Swatting Suspect Set for First Appearance in Sedgwick Co. District Court

Swatting Suspect Set for First Appearance in Sedgwick Co. District Court

Yolanda Curtis
January 13, 2018

A Los Angeles man accused in a hoax that led to Kansas police shooting a man last month has also been charged by Calgary police. On a financial affidavit filed Friday, Barriss wrote that he had no address, is unemployed and has not worked in the past 6 months.

Tyler Barriss, 25, was booked by Sedgwick County police on Thursday after being extradited from California. Barriss, who was allegedly given the address by one of the players and asked to "swat" the home, is suspected to have made the call, claiming to be the perpetrator of a homicide and hostage situation and giving police an address that he believed belonged to the other gamer.

He said Barriss wasn't on the Calgary Police Service's radar until after the death of 28-year-old Andrew Finch in Wichita on December 28.

Andrew Finch 28 was shot and killed by an officer after Barriss told a 911 dispatcher he was had shot his father and was holding his family hostage at gunpoint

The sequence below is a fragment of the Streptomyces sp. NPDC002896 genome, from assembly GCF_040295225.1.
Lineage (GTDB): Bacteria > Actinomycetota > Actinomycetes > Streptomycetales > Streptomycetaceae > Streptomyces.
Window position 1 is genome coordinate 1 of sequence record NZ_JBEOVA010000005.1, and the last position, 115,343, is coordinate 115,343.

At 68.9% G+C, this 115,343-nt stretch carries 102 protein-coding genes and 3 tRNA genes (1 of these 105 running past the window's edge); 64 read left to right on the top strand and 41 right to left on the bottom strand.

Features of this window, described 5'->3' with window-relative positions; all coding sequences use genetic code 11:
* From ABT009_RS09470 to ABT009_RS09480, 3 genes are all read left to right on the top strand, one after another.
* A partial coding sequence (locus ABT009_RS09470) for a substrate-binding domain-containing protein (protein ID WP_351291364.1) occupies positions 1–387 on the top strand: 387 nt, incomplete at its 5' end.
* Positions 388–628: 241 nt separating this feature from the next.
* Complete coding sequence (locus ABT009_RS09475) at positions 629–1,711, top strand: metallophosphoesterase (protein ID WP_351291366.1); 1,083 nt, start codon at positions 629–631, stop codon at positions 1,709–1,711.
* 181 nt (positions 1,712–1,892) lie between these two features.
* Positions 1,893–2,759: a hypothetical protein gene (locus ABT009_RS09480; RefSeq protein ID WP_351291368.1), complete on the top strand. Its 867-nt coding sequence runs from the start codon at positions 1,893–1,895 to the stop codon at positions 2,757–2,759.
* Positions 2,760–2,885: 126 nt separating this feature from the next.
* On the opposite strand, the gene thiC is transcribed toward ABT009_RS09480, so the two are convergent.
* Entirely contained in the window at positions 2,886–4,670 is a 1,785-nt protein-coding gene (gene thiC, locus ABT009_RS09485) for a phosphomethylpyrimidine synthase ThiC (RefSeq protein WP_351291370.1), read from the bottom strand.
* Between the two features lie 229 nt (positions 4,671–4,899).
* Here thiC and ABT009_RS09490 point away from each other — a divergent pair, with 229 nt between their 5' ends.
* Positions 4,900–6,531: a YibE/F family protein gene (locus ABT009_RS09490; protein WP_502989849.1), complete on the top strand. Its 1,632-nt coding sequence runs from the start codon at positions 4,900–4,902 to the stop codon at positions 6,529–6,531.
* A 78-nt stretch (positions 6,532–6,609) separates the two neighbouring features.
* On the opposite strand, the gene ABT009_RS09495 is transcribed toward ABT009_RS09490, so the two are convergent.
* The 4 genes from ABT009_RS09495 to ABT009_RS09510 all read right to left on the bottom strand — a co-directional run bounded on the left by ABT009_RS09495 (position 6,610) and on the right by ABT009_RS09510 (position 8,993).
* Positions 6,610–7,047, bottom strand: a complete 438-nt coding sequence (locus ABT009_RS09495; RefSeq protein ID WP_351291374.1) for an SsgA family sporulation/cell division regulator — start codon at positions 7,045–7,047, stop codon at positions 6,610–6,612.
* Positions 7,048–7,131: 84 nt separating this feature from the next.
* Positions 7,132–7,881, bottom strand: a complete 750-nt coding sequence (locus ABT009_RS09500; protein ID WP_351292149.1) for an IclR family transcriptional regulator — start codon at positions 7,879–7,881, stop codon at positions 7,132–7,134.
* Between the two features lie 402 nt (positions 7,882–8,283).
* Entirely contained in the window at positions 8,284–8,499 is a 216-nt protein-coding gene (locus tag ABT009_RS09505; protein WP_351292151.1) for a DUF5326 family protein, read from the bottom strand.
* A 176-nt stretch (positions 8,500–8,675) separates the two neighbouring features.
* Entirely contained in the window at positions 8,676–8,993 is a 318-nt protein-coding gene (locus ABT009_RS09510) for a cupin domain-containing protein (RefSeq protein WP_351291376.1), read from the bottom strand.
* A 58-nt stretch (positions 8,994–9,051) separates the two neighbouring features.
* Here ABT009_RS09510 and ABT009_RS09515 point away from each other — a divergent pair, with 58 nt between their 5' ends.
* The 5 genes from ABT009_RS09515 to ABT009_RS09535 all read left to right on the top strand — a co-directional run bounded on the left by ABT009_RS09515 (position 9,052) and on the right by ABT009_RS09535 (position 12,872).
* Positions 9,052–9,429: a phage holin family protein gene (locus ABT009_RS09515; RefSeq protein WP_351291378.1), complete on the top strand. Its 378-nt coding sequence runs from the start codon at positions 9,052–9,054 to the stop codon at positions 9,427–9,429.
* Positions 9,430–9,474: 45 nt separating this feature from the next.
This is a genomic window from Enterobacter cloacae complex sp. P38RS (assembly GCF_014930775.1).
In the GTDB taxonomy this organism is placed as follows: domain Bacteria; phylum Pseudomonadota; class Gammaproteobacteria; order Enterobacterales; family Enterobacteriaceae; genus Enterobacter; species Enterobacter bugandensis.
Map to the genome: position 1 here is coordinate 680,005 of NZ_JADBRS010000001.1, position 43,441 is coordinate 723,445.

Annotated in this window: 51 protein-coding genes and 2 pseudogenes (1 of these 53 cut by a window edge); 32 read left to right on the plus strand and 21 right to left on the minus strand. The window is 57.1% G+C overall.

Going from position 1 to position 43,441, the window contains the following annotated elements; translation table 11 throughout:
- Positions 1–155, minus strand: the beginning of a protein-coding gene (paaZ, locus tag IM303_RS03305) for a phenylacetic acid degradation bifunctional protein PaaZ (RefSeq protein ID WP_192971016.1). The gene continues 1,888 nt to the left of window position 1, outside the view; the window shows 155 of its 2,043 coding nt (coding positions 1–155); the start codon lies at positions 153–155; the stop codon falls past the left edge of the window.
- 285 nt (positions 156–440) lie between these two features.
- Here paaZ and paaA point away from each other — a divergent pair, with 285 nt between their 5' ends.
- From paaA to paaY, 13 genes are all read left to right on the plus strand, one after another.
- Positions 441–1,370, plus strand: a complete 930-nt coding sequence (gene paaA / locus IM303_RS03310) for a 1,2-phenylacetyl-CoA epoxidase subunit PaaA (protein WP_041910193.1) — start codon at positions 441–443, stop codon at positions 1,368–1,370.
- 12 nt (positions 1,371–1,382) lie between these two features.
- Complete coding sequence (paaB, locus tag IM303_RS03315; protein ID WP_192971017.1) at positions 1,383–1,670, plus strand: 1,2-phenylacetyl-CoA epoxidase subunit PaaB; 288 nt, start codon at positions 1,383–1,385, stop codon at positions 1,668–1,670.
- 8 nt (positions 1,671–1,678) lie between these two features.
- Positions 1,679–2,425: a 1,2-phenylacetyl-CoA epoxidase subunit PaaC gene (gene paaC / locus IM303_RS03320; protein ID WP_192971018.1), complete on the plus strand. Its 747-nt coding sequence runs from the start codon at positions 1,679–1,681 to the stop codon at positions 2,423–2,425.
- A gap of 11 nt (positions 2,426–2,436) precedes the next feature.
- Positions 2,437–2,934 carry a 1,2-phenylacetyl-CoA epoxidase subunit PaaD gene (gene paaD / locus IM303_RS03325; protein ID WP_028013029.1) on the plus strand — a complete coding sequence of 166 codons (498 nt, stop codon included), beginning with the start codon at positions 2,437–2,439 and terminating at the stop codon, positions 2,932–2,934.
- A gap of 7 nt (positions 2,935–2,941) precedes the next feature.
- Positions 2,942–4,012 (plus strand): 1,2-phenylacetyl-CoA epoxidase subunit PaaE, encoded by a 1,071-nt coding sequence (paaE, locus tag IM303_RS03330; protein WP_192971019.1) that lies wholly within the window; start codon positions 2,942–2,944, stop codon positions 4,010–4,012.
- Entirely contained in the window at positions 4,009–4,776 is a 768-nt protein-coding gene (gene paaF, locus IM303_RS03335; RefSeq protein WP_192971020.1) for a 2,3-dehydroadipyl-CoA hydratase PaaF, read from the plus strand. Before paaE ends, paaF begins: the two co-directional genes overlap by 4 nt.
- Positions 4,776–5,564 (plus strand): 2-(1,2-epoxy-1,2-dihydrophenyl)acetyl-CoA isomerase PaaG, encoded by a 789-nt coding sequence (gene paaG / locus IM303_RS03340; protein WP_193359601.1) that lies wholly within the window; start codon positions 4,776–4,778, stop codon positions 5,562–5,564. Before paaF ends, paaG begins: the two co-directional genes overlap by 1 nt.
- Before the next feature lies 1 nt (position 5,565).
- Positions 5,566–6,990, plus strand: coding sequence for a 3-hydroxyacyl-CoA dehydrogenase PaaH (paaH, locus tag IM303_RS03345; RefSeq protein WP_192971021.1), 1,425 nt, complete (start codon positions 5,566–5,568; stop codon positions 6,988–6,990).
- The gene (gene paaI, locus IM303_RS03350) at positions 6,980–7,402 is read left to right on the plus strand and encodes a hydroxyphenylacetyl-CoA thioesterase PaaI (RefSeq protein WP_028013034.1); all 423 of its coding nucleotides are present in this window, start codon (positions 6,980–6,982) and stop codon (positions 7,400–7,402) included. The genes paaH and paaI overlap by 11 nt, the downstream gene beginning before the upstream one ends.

Barriss is now being held in the Sedgwick County jail on a $500,000 bond.

Calgary police said Tuesday they have charged Tyler Raj Barriss, 25, of Los Angeles, with mischief and fraud charges following the incident on December 22 that saw officers along with police dogs surround the unnamed woman's apartment. That player then reportedly gave the address to Barriss, who was known in the community for swatting - making false police reports in order to get officers to show up at an adversary's house.

An investigation is still ongoing as to other people alleged to be involved in a game online, Bennett said, adding that involves a forensic analysis of machines, phones and computers.

Prosecutors are also reviewing a Wichita police officer's decision to shoot Finch, Bennett said. Officers said Finch was ordered to raise his hands but moved them to his waist.

This week, Canadian police issued an arrest warrant for Barriss, accusing him of placing an eerily similar call just six days before the Kansas shooting.

Siegenthaler said swatting calls can put the public and officers at risk and tie up police resources.

The caller who phoned Wichita police said in a relatively calm voice that he had shot his father in the head and was holding his mother and a sibling at gunpoint, according to the 911 recording.

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